We awoke the next morning and ate something for breakfast before heading off toward the main stage area. It had rained a bit overnight and the ground was soggy and muddy. We started off in the general direction that we thought the stage was and joined a growing parade of students as we went. We walked in relative silence and I was reminded of the story of the Israelites at Jericho. We, like they, were walking with great anticipation for what God was about to do, not knowing exactly how or what that might look like. We were still trying to prepare for something we couldn’t fully articulate, but we knew that God had called us to this place for this exact purpose. And so we walked for a mile across the fields of Shelby Farms and came to the crest of the hill surrounding the main stage area.

Upon finally being able to see this place, I was surprised by the sheer size of it all. There was a huge stage with huge video trucks on either side, rows of portable toilets around the perimeter, with the seating sections marked by stakes and tarp fences. We picked a spot in the section to the left of the sound booth about halfway up the hill. Here we were with a small cooler, our Bibles in our backpacks, wearing rain ponchos, trying to stay dry, all while standing on a grassy field in Tennessee waiting for the official beginning to the event known as OneDay 2000. We arrived fairly early and watched in wonder as thousands of college students continued to arrive over the hilltop and descend into the natural amphitheater.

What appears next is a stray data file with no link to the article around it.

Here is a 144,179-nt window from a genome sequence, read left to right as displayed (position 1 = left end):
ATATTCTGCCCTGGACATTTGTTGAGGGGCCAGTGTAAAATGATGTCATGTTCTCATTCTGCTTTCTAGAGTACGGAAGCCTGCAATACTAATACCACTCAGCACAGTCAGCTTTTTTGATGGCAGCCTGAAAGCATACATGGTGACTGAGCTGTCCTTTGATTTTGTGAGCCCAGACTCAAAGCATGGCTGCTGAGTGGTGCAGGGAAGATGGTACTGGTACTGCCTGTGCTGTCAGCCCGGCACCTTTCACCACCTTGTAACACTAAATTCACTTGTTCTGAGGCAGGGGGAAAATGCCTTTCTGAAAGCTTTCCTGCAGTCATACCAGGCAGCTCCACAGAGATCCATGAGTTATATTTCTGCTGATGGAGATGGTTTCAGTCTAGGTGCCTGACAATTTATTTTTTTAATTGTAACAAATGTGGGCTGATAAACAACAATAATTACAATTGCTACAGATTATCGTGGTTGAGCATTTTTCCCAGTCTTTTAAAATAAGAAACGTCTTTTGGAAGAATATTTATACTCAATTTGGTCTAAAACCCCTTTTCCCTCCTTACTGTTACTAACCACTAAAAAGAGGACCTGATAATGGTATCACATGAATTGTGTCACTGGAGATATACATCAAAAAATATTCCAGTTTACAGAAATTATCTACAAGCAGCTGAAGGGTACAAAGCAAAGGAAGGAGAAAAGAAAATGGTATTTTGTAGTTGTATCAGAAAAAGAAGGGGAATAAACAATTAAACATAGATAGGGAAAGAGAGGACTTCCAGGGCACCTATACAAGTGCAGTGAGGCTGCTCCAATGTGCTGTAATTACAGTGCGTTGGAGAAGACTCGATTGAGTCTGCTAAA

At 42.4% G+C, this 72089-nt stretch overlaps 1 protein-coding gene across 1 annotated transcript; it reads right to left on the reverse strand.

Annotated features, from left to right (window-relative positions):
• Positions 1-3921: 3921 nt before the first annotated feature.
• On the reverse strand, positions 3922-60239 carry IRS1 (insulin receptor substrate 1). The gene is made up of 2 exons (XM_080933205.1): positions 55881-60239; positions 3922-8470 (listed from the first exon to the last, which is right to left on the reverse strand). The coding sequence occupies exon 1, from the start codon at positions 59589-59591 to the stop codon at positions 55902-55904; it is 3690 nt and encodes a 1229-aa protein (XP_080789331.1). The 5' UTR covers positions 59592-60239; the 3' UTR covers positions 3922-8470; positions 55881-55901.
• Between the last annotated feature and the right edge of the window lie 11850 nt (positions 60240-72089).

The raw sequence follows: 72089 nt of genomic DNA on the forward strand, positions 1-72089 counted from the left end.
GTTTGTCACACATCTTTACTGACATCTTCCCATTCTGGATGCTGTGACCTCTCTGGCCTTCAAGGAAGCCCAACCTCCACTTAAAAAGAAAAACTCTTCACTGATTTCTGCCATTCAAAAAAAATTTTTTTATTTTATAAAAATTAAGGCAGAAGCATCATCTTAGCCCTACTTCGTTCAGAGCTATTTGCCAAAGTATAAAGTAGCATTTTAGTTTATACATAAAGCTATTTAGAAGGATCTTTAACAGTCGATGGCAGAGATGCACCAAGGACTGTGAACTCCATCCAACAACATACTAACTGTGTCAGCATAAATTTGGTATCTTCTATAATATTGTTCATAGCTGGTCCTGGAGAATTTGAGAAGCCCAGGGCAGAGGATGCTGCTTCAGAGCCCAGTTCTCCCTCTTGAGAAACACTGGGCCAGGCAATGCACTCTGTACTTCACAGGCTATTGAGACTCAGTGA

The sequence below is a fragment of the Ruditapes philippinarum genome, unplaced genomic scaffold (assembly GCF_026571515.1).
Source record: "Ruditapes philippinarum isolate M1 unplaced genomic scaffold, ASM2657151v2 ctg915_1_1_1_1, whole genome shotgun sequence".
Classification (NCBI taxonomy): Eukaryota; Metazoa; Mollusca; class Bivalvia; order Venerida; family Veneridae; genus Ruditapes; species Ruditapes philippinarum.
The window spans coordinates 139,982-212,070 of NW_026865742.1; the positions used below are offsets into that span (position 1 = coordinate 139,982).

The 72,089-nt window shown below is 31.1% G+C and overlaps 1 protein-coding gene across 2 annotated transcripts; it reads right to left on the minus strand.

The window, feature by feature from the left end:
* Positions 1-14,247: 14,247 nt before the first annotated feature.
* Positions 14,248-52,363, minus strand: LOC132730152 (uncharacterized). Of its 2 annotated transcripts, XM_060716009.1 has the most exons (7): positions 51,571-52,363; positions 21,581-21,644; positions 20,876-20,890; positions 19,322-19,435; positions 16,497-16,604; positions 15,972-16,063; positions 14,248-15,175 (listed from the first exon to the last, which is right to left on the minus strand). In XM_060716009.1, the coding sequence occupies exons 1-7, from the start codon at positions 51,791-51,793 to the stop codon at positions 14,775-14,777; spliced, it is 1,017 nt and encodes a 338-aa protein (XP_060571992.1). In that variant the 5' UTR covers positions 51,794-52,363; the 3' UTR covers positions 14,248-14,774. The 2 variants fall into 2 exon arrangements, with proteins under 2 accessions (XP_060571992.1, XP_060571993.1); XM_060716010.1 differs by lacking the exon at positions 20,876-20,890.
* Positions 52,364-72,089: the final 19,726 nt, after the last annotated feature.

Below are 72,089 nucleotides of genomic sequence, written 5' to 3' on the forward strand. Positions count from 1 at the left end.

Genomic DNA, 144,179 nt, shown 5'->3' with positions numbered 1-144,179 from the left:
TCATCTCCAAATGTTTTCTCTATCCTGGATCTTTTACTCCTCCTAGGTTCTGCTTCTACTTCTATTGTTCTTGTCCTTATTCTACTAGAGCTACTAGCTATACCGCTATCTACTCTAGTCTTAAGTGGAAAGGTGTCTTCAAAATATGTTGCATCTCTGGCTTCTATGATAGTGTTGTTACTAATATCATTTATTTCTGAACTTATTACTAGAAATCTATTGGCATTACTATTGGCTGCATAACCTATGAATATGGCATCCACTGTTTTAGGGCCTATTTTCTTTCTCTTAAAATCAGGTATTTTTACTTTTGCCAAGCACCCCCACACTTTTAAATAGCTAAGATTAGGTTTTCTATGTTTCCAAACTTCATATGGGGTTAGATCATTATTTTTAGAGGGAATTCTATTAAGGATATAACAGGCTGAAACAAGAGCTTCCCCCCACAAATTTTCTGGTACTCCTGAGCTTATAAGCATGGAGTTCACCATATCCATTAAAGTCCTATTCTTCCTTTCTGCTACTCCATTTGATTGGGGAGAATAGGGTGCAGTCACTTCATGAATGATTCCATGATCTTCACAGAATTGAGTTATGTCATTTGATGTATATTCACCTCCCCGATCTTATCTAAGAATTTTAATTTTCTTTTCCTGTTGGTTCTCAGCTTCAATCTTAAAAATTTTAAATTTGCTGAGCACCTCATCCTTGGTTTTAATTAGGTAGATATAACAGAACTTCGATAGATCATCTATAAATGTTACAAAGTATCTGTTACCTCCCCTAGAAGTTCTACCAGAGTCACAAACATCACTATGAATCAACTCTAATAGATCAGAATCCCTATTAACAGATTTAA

As the student in the tower finished reading Psalm 50, the band began playing and the student jumped to their feet and started off the day with musical worship. Throughout the day, there were no introductions, no names shown on the screen and no advertisements about books or cds or t-shirts being available in the back. I found this curious since I had seen a row of tents set up at the back of the area, which I had assumed was for merchandise, when the reality was that there were only a couple of places to buy some food and the rest of the tents were occupied by various missions/ministry organizations.

While the rain fell lightly, God moved powerfully. One speaker after another implored us to bow low before God Almighty and confess our sins before Him. After all, how can we expect God to do great things in our nation and in this world if we do not first recognize our desperate need for Him in our lives? Between each speaker was a time of singing and praying with a specific purpose. John Piper challenged us to make our sole life’s purpose to be one of “Boasting Only in the Christ” and then asked that anyone who had felt in the past or was currently feeling called to full-time mission work to stand so we could pray for them. Hundreds, if not over a thousand students stood. We gathered around them and prayed. They then proceeded to the tents to receive some guidance and counseling as to how they could begin to fulfill that calling. It was an incredibly moving time.